What do NASCAR drivers like about racing in New England? We asked that and more
NASCAR rolls into Loudon, New Hampshire, this weekend for its only stop in New England.
Sunday’s Foxwoods Resort Casino 301 at the 1.058-mile oval at New Hampshire Motor Speedway begins at 3 p.m., and will be televised on NBCSN.
The Globe interviewed several NASCAR Cup Series drivers in the weeks prior to the event, and asked each a set of questions to get their opinions on the race itself, as well as visiting New England.
What is the most challenging aspect of racing at New Hampshire?
Martin Truex Jr: It is a very tricky race track. Very tricky. It doesn’t look like it, but it is. Very bumpy and not a lot of banking to lean on. Long straightaways. It is definitely a handful.
Alex Bowman: The fact that it is as flat as a parking lot, I think, is the most challenging aspect. Just knowing what you need in your race car throughout practice to be able to race well, hanging on for long run is probably the hardest part.
Clint Bowyer: When I think of New Hampshire, and I get on the plane and I am headed up there, the first thing I think about is, ‘Gosh, roll that middle of the corner.’ I’ve got to be able to roll the middle of the corner without the car coming out from underneath on me. I can’t be too tight and I can’t be too loose. You’ve got to carry speed through the middle of the corner and be able to rotate and get the power down.
Austin Dillon: It’s flat. No banking. So just trying to make your car handle well can be a challenge for sure. I would say that is the biggest thing — the flat track.
Kyle Larson: It’s a different track than what we’re used to running. Flat mile. For me, what I’ve struggled with is maintaining my balance throughout a run, where you’re having trouble centering corner speeds.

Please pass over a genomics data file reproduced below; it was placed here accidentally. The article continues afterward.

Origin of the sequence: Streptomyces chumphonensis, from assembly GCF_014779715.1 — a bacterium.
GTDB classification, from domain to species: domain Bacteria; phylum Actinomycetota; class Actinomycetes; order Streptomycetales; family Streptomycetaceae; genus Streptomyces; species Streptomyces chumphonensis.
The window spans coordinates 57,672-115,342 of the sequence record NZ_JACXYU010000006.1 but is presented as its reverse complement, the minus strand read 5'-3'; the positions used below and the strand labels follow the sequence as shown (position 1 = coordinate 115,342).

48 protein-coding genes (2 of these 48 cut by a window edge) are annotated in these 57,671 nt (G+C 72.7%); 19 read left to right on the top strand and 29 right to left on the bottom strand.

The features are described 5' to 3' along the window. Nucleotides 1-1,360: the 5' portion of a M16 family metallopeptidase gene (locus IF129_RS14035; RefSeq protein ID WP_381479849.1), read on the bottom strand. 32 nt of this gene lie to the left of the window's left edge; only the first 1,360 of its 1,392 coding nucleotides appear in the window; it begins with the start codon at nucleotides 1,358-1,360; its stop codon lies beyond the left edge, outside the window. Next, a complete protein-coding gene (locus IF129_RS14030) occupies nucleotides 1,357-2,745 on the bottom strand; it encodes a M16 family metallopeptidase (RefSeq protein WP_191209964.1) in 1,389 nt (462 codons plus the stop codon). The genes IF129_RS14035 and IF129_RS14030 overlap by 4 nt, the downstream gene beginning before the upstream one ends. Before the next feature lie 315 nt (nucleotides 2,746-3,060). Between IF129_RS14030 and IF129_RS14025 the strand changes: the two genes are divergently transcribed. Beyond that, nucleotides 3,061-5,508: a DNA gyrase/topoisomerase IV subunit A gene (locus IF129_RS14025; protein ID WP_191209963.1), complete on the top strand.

What do you like best about coming to New England to race?
Truex: It brings back a lot of memories for me. Growing up with my dad, racing up north, first time I ever saw Cup cars in person was up there [in Loudon]. Just a lot of memories growing up. Running the Busch North Series up there. Being a big part of how I got my lucky break to move South and race for a living. It’s a special place for me, and I always enjoy going up there.
Bowman: I think going to New England, it’s a pretty cool area. It’s a race track I have struggled at, so I am kind of biased and don’t really like the race track as much as if I was successful there. So I think I look forward to the food more than the race track, and that’s because I have struggled there in the past.
Bowyer: Always when I look to going to an area, it’s the race track first and foremost. Let’s just face it, some tracks fit drivers’ styles better than others. I love that race track. We have won there a couple times. And then, immediately I am looking at the fan base and the crowd. I think that there is not very many tracks with as much to offer than they do in New Hampshire. It is just a great track to entertain. You go out there, go for a jog or something, and go for a walk or jump on a golf cart at night and go run around. People have a ton of fun up there around that race track. Beautiful area.
Dillon: Usually the weather is really nice up there the usual time of year that we race up there. I enjoy coming up there. There is a bunch of good race fans. People who really love racing in general. I always like being around true racers. They race a ton that weekend. Pretty cool.
Larson: I’m not a seafood eater, so finding somewhere to eat for me is a little difficult. The race fans in the Northeast are really proud about racing. It’s a really pretty area. My spotter is from Maine so it’s only about two hours away from him. He brings a lot of family and we usually stay at his camp for a night.